Bishop Niederauer noted hypocrisy in the mixed message the United States sends south of the border:
"We will do everything we can to keep you out, but if you make it in, we have a job for you."
The Catholic Church does not distinguish between legal and illegal immigrants in its parishes. It considers those who believe and live the faith as Catholics.
"We're not a branch of the U.S. government," he said.
The LDS Church has no formal position on illegal immigration. "We leave those matters to civil authorities," spokesman Dale Bills said.
"This isn't the church's issue," said Elder Pingree, who served as a mission president in Mexico City. "This is the government's issue."
Some Latter-day Saints question the church's baptizing converts and issuing temple privileges to members who are in the country illegally. Potential templegoers must avow to a bishop that they are honest in their dealings with others. Some members can't reconcile church membership and illegal status.
"It's not a problem for me," Pingree said. He made clear that immigration enforcement "is not the role of the church."
Church leaders do not ascertain potential converts' citizenship prior to baptism or temple attendance. They look for commitment to live the tenets of the religion, Pingree says.
The church, he says, does everything it can to encourage its members to stay in their home countries to strengthen local stakes and wards. "But once they're here, we want to make them feel like part of the community, a valued part of the community," Pingree said.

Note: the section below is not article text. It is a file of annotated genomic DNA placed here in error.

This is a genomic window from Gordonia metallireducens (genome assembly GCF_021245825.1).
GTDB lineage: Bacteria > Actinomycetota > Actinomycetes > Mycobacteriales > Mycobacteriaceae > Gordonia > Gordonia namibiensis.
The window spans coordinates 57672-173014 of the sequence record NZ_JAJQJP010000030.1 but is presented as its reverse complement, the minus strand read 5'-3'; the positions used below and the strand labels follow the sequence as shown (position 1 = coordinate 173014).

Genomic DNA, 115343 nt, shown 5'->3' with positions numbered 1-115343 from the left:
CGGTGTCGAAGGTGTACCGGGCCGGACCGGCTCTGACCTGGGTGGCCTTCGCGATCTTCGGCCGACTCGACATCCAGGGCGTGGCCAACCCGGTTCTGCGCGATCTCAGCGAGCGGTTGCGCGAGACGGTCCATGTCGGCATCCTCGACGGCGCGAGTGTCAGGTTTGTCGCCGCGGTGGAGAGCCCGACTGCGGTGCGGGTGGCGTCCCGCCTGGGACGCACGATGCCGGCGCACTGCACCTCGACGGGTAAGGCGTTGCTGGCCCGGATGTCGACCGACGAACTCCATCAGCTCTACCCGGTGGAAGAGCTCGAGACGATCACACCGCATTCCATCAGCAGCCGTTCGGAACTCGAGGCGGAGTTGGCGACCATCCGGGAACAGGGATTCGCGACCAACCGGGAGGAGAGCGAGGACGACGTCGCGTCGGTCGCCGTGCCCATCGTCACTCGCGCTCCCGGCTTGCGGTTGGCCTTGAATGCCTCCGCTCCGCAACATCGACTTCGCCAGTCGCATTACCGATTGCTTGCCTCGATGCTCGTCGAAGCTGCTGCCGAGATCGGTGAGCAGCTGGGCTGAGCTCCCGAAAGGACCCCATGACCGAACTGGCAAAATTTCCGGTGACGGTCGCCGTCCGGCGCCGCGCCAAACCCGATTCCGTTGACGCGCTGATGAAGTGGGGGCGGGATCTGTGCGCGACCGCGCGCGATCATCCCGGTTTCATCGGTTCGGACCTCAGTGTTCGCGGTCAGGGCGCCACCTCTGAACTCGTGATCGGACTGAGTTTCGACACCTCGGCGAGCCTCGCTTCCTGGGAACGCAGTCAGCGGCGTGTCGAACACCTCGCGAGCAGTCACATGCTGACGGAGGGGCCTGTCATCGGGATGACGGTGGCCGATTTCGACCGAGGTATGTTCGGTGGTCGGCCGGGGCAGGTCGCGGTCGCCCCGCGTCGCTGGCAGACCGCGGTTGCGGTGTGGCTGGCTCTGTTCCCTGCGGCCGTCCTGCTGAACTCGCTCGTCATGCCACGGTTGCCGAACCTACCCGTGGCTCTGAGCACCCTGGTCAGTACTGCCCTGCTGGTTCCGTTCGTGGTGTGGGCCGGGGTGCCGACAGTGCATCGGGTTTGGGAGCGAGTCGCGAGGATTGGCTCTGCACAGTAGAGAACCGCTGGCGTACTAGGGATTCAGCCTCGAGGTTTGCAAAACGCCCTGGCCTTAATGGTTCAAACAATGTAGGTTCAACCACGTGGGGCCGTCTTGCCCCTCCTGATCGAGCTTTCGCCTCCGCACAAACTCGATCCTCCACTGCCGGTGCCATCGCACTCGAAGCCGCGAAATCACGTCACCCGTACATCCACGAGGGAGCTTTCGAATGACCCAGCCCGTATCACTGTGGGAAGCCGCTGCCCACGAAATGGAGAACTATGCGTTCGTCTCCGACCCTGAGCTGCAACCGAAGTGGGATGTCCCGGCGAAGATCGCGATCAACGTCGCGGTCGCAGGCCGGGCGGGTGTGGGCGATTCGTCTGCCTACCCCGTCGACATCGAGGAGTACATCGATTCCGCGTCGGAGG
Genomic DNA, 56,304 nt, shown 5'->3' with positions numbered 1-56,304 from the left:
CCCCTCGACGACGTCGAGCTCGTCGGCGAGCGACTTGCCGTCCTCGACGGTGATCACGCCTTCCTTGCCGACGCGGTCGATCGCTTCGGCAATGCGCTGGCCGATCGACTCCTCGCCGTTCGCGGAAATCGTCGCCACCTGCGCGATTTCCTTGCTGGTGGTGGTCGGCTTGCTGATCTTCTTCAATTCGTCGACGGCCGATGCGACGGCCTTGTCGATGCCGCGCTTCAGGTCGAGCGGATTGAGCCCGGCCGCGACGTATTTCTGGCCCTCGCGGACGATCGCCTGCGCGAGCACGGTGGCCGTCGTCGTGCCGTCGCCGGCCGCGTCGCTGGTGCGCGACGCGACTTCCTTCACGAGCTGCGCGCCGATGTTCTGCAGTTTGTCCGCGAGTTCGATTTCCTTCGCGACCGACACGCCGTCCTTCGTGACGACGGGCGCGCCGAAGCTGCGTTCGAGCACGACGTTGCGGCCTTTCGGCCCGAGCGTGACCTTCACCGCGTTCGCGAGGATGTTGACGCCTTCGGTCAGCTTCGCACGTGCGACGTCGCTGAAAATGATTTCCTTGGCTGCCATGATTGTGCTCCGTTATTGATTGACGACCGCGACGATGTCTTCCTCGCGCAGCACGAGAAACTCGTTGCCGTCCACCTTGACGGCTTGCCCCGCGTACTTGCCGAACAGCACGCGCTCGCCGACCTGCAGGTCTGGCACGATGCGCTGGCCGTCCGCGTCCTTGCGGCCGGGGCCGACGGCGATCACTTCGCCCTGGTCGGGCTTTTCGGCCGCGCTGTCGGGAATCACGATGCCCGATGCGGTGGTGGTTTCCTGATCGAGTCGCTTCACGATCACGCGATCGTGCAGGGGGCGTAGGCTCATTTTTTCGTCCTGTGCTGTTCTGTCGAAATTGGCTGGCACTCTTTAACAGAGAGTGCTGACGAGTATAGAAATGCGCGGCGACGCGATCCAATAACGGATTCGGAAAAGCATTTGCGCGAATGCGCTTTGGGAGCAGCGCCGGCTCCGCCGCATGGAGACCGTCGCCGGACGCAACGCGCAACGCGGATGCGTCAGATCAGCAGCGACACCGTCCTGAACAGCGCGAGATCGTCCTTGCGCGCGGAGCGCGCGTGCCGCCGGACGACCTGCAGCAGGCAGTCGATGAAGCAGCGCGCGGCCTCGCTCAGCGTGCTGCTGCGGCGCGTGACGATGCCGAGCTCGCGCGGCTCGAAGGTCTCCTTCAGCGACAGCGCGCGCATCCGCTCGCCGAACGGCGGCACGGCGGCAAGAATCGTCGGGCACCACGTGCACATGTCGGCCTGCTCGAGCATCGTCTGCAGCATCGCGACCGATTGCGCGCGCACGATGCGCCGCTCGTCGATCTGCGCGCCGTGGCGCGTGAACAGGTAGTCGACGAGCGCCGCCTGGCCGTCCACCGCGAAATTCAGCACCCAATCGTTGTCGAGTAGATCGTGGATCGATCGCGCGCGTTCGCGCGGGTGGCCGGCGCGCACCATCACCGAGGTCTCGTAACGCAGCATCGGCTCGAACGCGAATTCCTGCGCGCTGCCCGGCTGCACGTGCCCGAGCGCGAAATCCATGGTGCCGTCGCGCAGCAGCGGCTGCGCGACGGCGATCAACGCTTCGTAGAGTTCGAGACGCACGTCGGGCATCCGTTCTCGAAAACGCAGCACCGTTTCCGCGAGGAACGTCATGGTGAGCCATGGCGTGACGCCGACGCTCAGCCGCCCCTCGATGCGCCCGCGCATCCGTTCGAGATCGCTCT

To that end, the church formed a Hispanic Initiative several years ago to help members adjust to life in America. It provides for English classes, helps fund a free health clinic and facilitates pro bono legal services through a law society.
"There's a huge unmet need in this community," Pingree said.
Solorzano applauds the church's efforts in those areas, but some things still gnaw at him.
As a native Mexican, he has trouble with the Mormon Battalion monument at the state Capitol. The statue commemorates the 500 Latter-day Saints enlisted in the U.S. Army during the Mexican-American War.
"That is a sensitive issue for us," he said.
Solorzano hesitated to bring up another sensitive issue but says after thinking about it for two years, he can't hold it in any longer.
The state of Illinois formally expressed regret to the LDS Church last year for the expulsion of Mormons from the city of Nauvoo nearly 160 years ago. Solorzano says some Mexicans are waiting for the church to do the same for settling on their land.
"Somewhere in the back of Mexican people's minds, they fantasize about the idea that the LDS Church will apologize for taking the territory," he said.
Pingree didn't disagree that Mormon pioneers settled on what was Mexican ground. But that is now past.
"That's an issue that none of us is going to solve right now," he said. "So, let's get on with the future."